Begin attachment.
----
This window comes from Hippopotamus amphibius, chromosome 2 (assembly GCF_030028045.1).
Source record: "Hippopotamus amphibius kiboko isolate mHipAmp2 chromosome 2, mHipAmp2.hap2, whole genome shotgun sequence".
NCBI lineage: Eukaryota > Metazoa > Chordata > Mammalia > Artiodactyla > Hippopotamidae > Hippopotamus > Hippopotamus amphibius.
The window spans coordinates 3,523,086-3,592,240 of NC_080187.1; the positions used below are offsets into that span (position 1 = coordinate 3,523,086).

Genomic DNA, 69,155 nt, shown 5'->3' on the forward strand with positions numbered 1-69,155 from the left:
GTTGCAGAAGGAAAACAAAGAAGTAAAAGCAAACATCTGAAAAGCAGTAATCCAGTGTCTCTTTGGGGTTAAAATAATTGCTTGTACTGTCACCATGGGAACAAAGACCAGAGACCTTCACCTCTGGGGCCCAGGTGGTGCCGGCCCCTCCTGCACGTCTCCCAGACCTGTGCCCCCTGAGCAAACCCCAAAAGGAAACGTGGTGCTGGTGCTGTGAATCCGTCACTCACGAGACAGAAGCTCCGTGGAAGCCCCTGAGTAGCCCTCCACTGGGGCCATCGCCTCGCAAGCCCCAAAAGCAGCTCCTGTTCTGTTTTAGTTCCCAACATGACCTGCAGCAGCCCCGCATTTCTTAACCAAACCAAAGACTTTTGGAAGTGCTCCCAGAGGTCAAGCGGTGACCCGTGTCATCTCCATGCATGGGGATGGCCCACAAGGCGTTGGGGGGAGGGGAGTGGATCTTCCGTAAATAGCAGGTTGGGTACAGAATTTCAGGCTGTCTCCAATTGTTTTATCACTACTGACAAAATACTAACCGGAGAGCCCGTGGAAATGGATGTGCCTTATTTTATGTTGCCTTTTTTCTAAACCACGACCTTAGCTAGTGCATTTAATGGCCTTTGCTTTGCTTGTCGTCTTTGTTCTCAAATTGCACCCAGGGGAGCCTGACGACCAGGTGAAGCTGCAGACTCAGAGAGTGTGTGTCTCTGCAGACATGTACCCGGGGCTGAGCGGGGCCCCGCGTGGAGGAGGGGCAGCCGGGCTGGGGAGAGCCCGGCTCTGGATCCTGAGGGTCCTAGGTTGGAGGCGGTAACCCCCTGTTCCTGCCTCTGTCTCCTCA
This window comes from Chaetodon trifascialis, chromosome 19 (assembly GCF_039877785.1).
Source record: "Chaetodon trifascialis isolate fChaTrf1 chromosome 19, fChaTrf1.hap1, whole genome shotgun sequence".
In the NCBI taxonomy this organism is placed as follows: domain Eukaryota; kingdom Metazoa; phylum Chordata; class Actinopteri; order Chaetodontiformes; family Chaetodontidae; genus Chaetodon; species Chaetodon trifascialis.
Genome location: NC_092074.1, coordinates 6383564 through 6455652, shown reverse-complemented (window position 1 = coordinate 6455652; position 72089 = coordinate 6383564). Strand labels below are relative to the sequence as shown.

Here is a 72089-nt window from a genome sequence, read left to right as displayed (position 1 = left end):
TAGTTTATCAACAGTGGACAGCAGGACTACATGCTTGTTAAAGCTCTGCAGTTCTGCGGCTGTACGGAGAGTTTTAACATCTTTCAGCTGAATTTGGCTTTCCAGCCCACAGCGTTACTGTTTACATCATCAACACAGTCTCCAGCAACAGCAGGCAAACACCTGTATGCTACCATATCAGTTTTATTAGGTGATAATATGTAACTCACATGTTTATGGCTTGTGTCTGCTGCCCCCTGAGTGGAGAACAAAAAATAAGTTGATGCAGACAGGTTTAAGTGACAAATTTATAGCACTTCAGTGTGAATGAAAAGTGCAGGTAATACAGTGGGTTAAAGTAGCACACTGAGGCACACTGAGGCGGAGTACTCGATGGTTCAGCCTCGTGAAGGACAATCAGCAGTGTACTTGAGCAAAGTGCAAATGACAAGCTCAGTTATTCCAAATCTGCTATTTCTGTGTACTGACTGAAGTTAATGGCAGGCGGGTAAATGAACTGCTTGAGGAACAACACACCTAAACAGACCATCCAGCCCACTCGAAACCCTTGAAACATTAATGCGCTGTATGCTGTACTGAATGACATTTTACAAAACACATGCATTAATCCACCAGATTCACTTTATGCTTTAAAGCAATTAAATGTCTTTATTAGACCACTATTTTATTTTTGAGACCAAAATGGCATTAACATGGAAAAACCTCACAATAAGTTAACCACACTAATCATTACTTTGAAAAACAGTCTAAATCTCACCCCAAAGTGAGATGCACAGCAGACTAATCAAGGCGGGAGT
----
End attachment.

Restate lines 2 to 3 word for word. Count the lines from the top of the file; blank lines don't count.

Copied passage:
Source record: "Hippopotamus amphibius kiboko isolate mHipAmp2 chromosome 2, mHipAmp2.hap2, whole genome shotgun sequence".
NCBI lineage: Eukaryota > Metazoa > Chordata > Mammalia > Artiodactyla > Hippopotamidae > Hippopotamus > Hippopotamus amphibius.